declare the same.  I have also left the names of the countries on both
the shores untouched for lack of understanding the people's language, as
also for sundry respects not needful as yet to be declared.

Countries new explored, where commodity is to be looked for, do better
accord with a new name given by the explorers than an uncertain name by a
doubtful author.

Our general named sundry islands, mountains, capes, and harbours after
the names of divers noblemen, and other gentlemen his friends, as well on
the one shore as also on the other.



THE THIRD AND LAST VOYAGE INTO META INCOGNITA,


_Made by Master Martin Frobisher_, _in the year_ 1578, _written by Thomas
Ellis_.

These are to let you know, that upon the 25th May, the _Thomas Allen_,
being vice-admiral, whose captain was Master Yorke; Master Gibbes,
master; Master Christopher Hall, pilot, accompanied with the
rear-admiral, named the _Hopewell_, whose captain was Master Henry Carew,
the Master Andrew Dier, and certain other ships, came to Gravesend, where
we anchored, and abode the coming of certain other of our fleet, which
were not yet come.

The 27th of the same month, our fleet being now come together, and all
things pressed in a readiness, the wind favouring and tide serving, we
being of sails in number eight, weighed anchors, and hoisted our sails
towards Harwich, to meet with our admiral and the residue, which then and
there abode our arrival, where we safely arrived the 28th thereof;
finding there our admiral, whom we, with the discharge of certain pieces,
saluted (according to order and duty), and were welcomed with the like
courtesy, which being finished we landed, where our general continued
mustering his soldiers and miners, and setting things in order
appertaining to the voyage, until the last of the said month of May,
which day we hoisted our sails, and committing ourselves to the
conducting of Almighty God, we set forward toward the West Country, in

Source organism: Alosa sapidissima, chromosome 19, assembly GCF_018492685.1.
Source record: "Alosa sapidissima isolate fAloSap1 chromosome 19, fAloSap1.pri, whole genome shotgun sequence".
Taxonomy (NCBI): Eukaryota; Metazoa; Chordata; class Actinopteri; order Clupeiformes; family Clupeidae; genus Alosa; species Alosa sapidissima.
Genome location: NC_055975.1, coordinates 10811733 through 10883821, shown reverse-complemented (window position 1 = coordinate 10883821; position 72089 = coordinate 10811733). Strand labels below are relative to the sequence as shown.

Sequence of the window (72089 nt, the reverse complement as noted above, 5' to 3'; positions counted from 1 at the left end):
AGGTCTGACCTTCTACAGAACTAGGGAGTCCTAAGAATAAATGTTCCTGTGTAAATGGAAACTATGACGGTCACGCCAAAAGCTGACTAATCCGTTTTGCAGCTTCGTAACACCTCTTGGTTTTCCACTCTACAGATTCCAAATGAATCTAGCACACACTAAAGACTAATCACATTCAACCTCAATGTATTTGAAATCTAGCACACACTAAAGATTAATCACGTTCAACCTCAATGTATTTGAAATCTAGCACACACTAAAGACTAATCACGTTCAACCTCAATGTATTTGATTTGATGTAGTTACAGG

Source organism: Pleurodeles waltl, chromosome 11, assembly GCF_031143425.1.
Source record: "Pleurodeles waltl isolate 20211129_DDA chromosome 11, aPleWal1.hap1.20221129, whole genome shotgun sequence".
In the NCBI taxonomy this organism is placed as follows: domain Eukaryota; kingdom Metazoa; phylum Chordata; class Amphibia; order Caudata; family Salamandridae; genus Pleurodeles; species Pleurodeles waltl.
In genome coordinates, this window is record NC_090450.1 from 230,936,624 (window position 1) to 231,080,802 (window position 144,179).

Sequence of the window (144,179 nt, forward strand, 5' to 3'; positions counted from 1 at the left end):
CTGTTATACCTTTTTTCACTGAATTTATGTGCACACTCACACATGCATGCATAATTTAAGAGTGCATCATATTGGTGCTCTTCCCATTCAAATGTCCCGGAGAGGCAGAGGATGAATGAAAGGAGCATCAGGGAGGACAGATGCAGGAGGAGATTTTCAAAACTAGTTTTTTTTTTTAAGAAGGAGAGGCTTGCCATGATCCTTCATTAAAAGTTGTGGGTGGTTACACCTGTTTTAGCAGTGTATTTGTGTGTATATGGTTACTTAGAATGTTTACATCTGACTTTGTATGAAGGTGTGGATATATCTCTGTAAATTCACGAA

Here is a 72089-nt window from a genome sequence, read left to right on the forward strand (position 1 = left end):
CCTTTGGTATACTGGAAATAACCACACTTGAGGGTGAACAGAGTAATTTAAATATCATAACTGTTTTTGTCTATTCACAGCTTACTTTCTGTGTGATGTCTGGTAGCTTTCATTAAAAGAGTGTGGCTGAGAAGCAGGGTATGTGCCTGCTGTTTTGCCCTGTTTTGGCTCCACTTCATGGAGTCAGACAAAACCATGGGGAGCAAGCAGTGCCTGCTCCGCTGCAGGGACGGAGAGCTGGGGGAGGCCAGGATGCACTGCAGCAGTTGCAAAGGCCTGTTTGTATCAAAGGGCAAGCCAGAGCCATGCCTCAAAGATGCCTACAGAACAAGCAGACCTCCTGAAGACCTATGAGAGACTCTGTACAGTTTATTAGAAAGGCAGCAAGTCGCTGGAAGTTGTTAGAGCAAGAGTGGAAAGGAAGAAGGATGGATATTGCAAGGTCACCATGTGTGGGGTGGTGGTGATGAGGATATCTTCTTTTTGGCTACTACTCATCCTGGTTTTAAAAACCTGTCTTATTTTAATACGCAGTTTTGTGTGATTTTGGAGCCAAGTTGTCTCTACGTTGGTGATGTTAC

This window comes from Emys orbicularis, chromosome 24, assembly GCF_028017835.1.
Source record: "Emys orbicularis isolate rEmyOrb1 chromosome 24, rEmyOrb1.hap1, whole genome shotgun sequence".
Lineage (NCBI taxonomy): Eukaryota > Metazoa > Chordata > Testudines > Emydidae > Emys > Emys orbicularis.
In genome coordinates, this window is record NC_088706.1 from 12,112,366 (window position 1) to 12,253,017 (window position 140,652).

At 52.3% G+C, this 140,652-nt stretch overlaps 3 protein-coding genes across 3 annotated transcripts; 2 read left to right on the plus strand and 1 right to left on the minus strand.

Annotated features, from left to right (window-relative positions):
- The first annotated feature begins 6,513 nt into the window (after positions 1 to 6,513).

such lucky wise and good success, that by the 5th June we passed the
Dursies, being the utmost part of Ireland, to the westward.

And here it were not much amiss, nor far from our purpose, if I should a
little discourse and speak of our adventures and chances by the way, as
our landing at Plymouth, as also the meeting of certain poor men, which
were robbed and spoiled of all that they had by pirates and rovers;
amongst whom was a man of Bristol, on whom our general used his
liberality, and sent him away with letters into England.

But because such things are impertinent to the matter, I will return
(without any more mentioning of the same) to that from which I have
digressed and swerved, I mean our ships, now sailing on the surging seas,
sometimes passing at pleasure with a wished eastern wind, sometimes
hindered of our course again by the western blasts, until the 20th day of
the foresaid month of June, on which day in the morning we fell in with
Friesland, which is a very high and cragged land, and was almost clean
covered with snow, so that we might see nought but craggy rocks and the
tops of high and huge hills, sometimes (and for the most part) all
covered with foggy mists.  There might we also perceive the great isles
of ice lying on the seas like mountains, some small, some big, of sundry
kinds of shapes, and such a number of them, that we could not come near
the shore for them.

Thus sailing along the coast, at the last we saw a place somewhat void of
ice, where our general (accompanied with certain other) went ashore,
where they saw certain tents made of beasts' skins, and boats much like
unto theirs of Meta Incognita.  The tents were furnished with flesh,
fish, skins, and other trifles: amongst the which was found a box of
nails, whereby we did conjecture that they had either artificers amongst
them, or else a traffic with some other nation.  The men ran away, so
that we could have no conference or communication with them.  Our general
(because he would have them no more to flee, but rather encouraged to
stay through his courteous dealing) gave commandment that his men should
take nothing away with them, saving only a couple of white dogs, for
which he left pins, points, knives, and other trifling things, and
departed, without taking or hurting anything, and so came aboard, and
hoisted sails and passed forwards.

But being scarce out of the sight thereof, there fell such a fog and
hideous mist that we could not see one another; whereupon we struck our
drums, and sounded our trumpets to the end we might keep together; and so
continued all that day and night, till the next day, that the mist brake
up; so that we might easily perceive all the ships thus sailing together
all that day, until the next day, being the 22nd of the same, on which
day we saw an infinite number of ice, from the which we cast about to
shun the danger thereof.

But one of our small barques named the _Michael_, whose captain was
Master Kinderslie, the master, Bartholomew Bull, lost our company,
insomuch that we could not obtain the sight of her many days after, of
whom I mean to speak further anon, when occasion shall be ministered, and
opportunity served.  Thus we continued on our course until the 2nd of